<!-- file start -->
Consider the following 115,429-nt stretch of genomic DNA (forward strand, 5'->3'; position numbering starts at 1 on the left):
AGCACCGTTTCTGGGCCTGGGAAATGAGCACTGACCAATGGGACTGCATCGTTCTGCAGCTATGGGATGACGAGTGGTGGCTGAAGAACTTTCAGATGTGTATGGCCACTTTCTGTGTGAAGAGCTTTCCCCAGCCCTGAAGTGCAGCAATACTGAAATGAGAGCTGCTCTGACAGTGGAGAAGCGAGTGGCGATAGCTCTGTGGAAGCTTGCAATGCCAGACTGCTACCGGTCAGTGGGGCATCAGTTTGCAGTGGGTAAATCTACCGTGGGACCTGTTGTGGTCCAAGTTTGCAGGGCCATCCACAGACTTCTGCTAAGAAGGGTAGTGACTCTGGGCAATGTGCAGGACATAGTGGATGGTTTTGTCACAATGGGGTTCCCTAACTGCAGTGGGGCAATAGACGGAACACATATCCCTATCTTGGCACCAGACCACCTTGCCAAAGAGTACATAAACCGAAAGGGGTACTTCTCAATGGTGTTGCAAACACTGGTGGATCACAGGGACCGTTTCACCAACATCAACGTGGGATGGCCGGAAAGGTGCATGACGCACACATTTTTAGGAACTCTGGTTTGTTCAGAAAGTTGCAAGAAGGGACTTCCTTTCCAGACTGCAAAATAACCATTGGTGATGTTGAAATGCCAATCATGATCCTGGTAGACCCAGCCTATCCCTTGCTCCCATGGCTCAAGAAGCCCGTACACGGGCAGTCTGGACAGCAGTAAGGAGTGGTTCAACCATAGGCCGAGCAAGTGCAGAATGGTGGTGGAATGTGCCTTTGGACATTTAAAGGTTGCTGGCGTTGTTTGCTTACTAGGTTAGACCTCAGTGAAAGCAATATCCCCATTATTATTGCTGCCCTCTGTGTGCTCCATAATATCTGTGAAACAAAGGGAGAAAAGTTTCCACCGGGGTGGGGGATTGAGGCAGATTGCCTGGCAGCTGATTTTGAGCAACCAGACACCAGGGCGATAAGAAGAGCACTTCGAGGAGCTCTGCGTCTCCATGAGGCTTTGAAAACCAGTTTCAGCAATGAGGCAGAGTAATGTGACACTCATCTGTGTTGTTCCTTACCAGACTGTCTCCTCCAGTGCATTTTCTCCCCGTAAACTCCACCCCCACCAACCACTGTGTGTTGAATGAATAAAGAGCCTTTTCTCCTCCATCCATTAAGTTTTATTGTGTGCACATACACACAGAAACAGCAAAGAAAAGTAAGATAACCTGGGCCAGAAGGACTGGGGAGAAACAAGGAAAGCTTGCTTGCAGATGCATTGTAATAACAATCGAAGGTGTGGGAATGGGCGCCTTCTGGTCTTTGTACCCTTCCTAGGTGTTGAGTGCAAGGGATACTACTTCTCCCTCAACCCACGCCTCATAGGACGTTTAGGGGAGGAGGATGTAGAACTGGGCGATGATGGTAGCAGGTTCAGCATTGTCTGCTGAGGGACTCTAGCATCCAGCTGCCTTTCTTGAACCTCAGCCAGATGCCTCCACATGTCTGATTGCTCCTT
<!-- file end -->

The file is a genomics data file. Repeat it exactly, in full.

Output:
Consider the following 115,429-nt stretch of genomic DNA (forward strand, 5'->3'; position numbering starts at 1 on the left):
AGCACCGTTTCTGGGCCTGGGAAATGAGCACTGACCAATGGGACTGCATCGTTCTGCAGCTATGGGATGACGAGTGGTGGCTGAAGAACTTTCAGATGTGTATGGCCACTTTCTGTGTGAAGAGCTTTCCCCAGCCCTGAAGTGCAGCAATACTGAAATGAGAGCTGCTCTGACAGTGGAGAAGCGAGTGGCGATAGCTCTGTGGAAGCTTGCAATGCCAGACTGCTACCGGTCAGTGGGGCATCAGTTTGCAGTGGGTAAATCTACCGTGGGACCTGTTGTGGTCCAAGTTTGCAGGGCCATCCACAGACTTCTGCTAAGAAGGGTAGTGACTCTGGGCAATGTGCAGGACATAGTGGATGGTTTTGTCACAATGGGGTTCCCTAACTGCAGTGGGGCAATAGACGGAACACATATCCCTATCTTGGCACCAGACCACCTTGCCAAAGAGTACATAAACCGAAAGGGGTACTTCTCAATGGTGTTGCAAACACTGGTGGATCACAGGGACCGTTTCACCAACATCAACGTGGGATGGCCGGAAAGGTGCATGACGCACACATTTTTAGGAACTCTGGTTTGTTCAGAAAGTTGCAAGAAGGGACTTCCTTTCCAGACTGCAAAATAACCATTGGTGATGTTGAAATGCCAATCATGATCCTGGTAGACCCAGCCTATCCCTTGCTCCCATGGCTCAAGAAGCCCGTACACGGGCAGTCTGGACAGCAGTAAGGAGTGGTTCAACCATAGGCCGAGCAAGTGCAGAATGGTGGTGGAATGTGCCTTTGGACATTTAAAGGTTGCTGGCGTTGTTTGCTTACTAGGTTAGACCTCAGTGAAAGCAATATCCCCATTATTATTGCTGCCCTCTGTGTGCTCCATAATATCTGTGAAACAAAGGGAGAAAAGTTTCCACCGGGGTGGGGGATTGAGGCAGATTGCCTGGCAGCTGATTTTGAGCAACCAGACACCAGGGCGATAAGAAGAGCACTTCGAGGAGCTCTGCGTCTCCATGAGGCTTTGAAAACCAGTTTCAGCAATGAGGCAGAGTAATGTGACACTCATCTGTGTTGTTCCTTACCAGACTGTCTCCTCCAGTGCATTTTCTCCCCGTAAACTCCACCCCCACCAACCACTGTGTGTTGAATGAATAAAGAGCCTTTTCTCCTCCATCCATTAAGTTTTATTGTGTGCACATACACACAGAAACAGCAAAGAAAAGTAAGATAACCTGGGCCAGAAGGACTGGGGAGAAACAAGGAAAGCTTGCTTGCAGATGCATTGTAATAACAATCGAAGGTGTGGGAATGGGCGCCTTCTGGTCTTTGTACCCTTCCTAGGTGTTGAGTGCAAGGGATACTACTTCTCCCTCAACCCACGCCTCATAGGACGTTTAGGGGAGGAGGATGTAGAACTGGGCGATGATGGTAGCAGGTTCAGCATTGTCTGCTGAGGGACTCTAGCATCCAGCTGCCTTTCTTGAACCTCAGCCAGATGCCTCCACATGTCTGATTGCTCCTT